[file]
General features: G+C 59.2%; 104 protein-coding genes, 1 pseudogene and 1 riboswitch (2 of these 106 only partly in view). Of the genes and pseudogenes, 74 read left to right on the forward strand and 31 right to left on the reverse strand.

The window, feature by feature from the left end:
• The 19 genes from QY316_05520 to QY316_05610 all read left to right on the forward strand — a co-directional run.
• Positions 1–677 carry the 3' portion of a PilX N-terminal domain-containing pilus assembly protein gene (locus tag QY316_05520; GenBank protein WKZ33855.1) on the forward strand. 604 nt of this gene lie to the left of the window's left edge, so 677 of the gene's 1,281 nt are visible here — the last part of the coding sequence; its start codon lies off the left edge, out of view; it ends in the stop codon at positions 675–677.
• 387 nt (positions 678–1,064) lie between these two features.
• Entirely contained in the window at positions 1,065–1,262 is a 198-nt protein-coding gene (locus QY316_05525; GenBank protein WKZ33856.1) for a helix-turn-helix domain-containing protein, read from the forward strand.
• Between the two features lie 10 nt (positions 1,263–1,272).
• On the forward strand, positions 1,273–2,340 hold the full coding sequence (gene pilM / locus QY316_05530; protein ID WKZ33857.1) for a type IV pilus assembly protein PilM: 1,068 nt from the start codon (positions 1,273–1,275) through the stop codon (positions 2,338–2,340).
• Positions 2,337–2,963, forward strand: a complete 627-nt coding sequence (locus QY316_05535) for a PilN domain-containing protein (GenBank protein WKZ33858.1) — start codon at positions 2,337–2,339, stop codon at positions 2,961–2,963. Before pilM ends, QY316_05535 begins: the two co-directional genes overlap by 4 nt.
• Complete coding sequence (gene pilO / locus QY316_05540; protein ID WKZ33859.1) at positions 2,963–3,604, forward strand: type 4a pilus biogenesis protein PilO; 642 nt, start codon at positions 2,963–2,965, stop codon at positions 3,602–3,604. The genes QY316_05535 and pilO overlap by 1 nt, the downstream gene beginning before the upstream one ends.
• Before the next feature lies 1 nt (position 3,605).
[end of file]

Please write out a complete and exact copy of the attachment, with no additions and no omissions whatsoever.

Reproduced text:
General features: G+C 59.2%; 104 protein-coding genes, 1 pseudogene and 1 riboswitch (2 of these 106 only partly in view). Of the genes and pseudogenes, 74 read left to right on the forward strand and 31 right to left on the reverse strand.

The window, feature by feature from the left end:
• The 19 genes from QY316_05520 to QY316_05610 all read left to right on the forward strand — a co-directional run.
• Positions 1–677 carry the 3' portion of a PilX N-terminal domain-containing pilus assembly protein gene (locus tag QY316_05520; GenBank protein WKZ33855.1) on the forward strand. 604 nt of this gene lie to the left of the window's left edge, so 677 of the gene's 1,281 nt are visible here — the last part of the coding sequence; its start codon lies off the left edge, out of view; it ends in the stop codon at positions 675–677.
• 387 nt (positions 678–1,064) lie between these two features.
• Entirely contained in the window at positions 1,065–1,262 is a 198-nt protein-coding gene (locus QY316_05525; GenBank protein WKZ33856.1) for a helix-turn-helix domain-containing protein, read from the forward strand.
• Between the two features lie 10 nt (positions 1,263–1,272).
• On the forward strand, positions 1,273–2,340 hold the full coding sequence (gene pilM / locus QY316_05530; protein ID WKZ33857.1) for a type IV pilus assembly protein PilM: 1,068 nt from the start codon (positions 1,273–1,275) through the stop codon (positions 2,338–2,340).
• Positions 2,337–2,963, forward strand: a complete 627-nt coding sequence (locus QY316_05535) for a PilN domain-containing protein (GenBank protein WKZ33858.1) — start codon at positions 2,337–2,339, stop codon at positions 2,961–2,963. Before pilM ends, QY316_05535 begins: the two co-directional genes overlap by 4 nt.
• Complete coding sequence (gene pilO / locus QY316_05540; protein ID WKZ33859.1) at positions 2,963–3,604, forward strand: type 4a pilus biogenesis protein PilO; 642 nt, start codon at positions 2,963–2,965, stop codon at positions 3,602–3,604. The genes QY316_05535 and pilO overlap by 1 nt, the downstream gene beginning before the upstream one ends.
• Before the next feature lies 1 nt (position 3,605).